The name "Ramaḍāma" had been the name of the ninth month in the Arab world long before the arrival of Islam; the word itself derived from an Arabic root rmḍ, as in words like "ramiḍa" or "ar-ramaḍ" denoting intense heat, scorched ground and shortness of rations. In the Qu'ran, God proclaims that "fasting has been written down (as obligatory) upon you, as it was upon those before you". According to the earliest hadith, this refers to the Jewish practice of fasting on Yom Kippur.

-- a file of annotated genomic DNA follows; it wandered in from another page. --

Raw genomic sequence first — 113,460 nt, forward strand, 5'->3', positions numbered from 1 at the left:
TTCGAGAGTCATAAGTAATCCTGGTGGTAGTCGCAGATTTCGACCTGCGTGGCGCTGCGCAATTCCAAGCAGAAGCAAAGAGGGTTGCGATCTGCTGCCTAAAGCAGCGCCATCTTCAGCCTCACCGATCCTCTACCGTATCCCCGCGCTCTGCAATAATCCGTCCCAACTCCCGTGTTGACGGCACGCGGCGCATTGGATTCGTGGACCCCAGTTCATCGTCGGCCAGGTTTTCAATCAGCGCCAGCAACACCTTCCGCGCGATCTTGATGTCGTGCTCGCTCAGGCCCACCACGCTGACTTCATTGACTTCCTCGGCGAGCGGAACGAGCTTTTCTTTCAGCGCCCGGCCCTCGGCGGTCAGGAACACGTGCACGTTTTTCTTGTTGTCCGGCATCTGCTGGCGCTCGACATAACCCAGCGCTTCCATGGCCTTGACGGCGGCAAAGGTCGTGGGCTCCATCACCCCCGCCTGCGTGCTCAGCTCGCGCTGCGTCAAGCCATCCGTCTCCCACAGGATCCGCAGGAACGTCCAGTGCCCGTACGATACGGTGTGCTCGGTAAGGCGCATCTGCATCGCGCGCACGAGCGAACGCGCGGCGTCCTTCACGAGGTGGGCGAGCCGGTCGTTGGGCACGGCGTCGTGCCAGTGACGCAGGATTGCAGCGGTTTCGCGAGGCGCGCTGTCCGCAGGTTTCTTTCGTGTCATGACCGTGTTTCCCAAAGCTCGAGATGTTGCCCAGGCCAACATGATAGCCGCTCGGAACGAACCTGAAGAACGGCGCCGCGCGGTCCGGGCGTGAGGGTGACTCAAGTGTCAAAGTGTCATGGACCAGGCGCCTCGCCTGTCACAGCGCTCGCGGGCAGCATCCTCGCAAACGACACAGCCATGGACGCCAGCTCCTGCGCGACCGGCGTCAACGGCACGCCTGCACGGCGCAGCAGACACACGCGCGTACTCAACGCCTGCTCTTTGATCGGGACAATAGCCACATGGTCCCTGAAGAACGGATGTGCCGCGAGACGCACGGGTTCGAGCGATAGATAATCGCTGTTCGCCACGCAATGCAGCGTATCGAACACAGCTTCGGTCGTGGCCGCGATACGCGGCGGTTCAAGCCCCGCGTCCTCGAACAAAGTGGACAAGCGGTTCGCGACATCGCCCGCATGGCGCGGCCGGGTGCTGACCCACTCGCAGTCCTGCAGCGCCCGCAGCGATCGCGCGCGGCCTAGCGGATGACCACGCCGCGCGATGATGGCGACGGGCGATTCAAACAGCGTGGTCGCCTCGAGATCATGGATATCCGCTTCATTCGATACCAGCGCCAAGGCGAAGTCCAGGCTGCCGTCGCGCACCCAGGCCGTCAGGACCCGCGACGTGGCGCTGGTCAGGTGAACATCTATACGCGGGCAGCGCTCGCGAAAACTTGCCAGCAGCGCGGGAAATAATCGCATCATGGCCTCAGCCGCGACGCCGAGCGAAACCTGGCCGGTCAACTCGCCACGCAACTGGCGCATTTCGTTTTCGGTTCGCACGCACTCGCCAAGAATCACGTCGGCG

Laylat al-Qadr, considered the most holy night of the year, is the night in which the Qur'an was revealed to Muhammad, the "Night of the Power". Muslims believe it to have occurred on an odd-numbered night during the last 10 days of Ramaḍān, either the night of the 21st, 23rd, 25th, 27th or 29th (in Sunni thought) or the 19th, 21st or 23rd (in Shi'a thought). Ramaḍān ends with Eid ul-Fitr on the 1 of Shawwal, with much celebration and feasts. During the month following Ramaḍān, called Shawwal, Muslims are encouraged to fast for a further six days, known as as-Sitta al-Bīḍ, or "the white six." When fasting is over, Muslims go to Mosques in nice clothes to pray the first Eid prayer. They give out presents to the young ones and greet their friends and families. They then thank God for what He has given them.